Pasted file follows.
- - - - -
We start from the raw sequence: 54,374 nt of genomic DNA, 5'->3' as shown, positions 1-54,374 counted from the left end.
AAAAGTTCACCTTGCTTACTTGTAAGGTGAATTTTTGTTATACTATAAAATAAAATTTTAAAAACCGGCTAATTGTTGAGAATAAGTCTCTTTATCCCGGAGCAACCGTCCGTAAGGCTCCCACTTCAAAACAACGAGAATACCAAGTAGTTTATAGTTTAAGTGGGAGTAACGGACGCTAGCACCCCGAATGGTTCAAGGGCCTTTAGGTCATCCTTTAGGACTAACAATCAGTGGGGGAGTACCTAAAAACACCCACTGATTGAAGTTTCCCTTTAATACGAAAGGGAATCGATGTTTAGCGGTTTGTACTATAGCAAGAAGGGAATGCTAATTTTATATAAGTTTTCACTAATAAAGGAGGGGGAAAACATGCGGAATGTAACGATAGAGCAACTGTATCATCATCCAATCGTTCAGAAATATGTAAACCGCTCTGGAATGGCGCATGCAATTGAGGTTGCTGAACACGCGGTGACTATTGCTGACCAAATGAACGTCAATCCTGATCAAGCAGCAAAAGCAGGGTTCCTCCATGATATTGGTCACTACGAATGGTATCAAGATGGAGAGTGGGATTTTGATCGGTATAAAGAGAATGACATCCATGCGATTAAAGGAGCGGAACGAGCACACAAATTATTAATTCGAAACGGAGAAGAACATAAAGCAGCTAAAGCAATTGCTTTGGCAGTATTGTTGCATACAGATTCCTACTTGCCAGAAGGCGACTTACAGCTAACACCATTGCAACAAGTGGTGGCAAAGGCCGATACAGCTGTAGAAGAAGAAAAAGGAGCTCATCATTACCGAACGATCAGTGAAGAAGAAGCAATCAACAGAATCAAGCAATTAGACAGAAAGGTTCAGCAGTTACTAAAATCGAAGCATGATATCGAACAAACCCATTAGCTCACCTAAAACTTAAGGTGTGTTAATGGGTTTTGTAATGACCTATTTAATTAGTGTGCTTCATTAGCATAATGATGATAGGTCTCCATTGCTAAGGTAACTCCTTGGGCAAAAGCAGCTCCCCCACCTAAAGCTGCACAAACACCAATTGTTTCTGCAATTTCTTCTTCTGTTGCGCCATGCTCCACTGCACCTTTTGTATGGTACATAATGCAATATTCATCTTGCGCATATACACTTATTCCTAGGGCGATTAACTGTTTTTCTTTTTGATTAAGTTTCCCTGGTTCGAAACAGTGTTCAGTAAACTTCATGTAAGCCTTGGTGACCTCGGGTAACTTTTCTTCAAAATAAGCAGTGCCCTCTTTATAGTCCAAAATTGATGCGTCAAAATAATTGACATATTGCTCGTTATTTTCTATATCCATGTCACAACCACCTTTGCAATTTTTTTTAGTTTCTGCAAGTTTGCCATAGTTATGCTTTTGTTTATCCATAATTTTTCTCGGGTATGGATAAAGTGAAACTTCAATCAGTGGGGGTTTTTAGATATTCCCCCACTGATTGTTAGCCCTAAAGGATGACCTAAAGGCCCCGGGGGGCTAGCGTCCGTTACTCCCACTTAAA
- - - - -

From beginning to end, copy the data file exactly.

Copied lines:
We start from the raw sequence: 54,374 nt of genomic DNA, 5'->3' as shown, positions 1-54,374 counted from the left end.
AAAAGTTCACCTTGCTTACTTGTAAGGTGAATTTTTGTTATACTATAAAATAAAATTTTAAAAACCGGCTAATTGTTGAGAATAAGTCTCTTTATCCCGGAGCAACCGTCCGTAAGGCTCCCACTTCAAAACAACGAGAATACCAAGTAGTTTATAGTTTAAGTGGGAGTAACGGACGCTAGCACCCCGAATGGTTCAAGGGCCTTTAGGTCATCCTTTAGGACTAACAATCAGTGGGGGAGTACCTAAAAACACCCACTGATTGAAGTTTCCCTTTAATACGAAAGGGAATCGATGTTTAGCGGTTTGTACTATAGCAAGAAGGGAATGCTAATTTTATATAAGTTTTCACTAATAAAGGAGGGGGAAAACATGCGGAATGTAACGATAGAGCAACTGTATCATCATCCAATCGTTCAGAAATATGTAAACCGCTCTGGAATGGCGCATGCAATTGAGGTTGCTGAACACGCGGTGACTATTGCTGACCAAATGAACGTCAATCCTGATCAAGCAGCAAAAGCAGGGTTCCTCCATGATATTGGTCACTACGAATGGTATCAAGATGGAGAGTGGGATTTTGATCGGTATAAAGAGAATGACATCCATGCGATTAAAGGAGCGGAACGAGCACACAAATTATTAATTCGAAACGGAGAAGAACATAAAGCAGCTAAAGCAATTGCTTTGGCAGTATTGTTGCATACAGATTCCTACTTGCCAGAAGGCGACTTACAGCTAACACCATTGCAACAAGTGGTGGCAAAGGCCGATACAGCTGTAGAAGAAGAAAAAGGAGCTCATCATTACCGAACGATCAGTGAAGAAGAAGCAATCAACAGAATCAAGCAATTAGACAGAAAGGTTCAGCAGTTACTAAAATCGAAGCATGATATCGAACAAACCCATTAGCTCACCTAAAACTTAAGGTGTGTTAATGGGTTTTGTAATGACCTATTTAATTAGTGTGCTTCATTAGCATAATGATGATAGGTCTCCATTGCTAAGGTAACTCCTTGGGCAAAAGCAGCTCCCCCACCTAAAGCTGCACAAACACCAATTGTTTCTGCAATTTCTTCTTCTGTTGCGCCATGCTCCACTGCACCTTTTGTATGGTACATAATGCAATATTCATCTTGCGCATATACACTTATTCCTAGGGCGATTAACTGTTTTTCTTTTTGATTAAGTTTCCCTGGTTCGAAACAGTGTTCAGTAAACTTCATGTAAGCCTTGGTGACCTCGGGTAACTTTTCTTCAAAATAAGCAGTGCCCTCTTTATAGTCCAAAATTGATGCGTCAAAATAATTGACATATTGCTCGTTATTTTCTATATCCATGTCACAACCACCTTTGCAATTTTTTTTAGTTTCTGCAAGTTTGCCATAGTTATGCTTTTGTTTATCCATAATTTTTCTCGGGTATGGATAAAGTGAAACTTCAATCAGTGGGGGTTTTTAGATATTCCCCCACTGATTGTTAGCCCTAAAGGATGACCTAAAGGCCCCGGGGGGCTAGCGTCCGTTACTCCCACTTAAA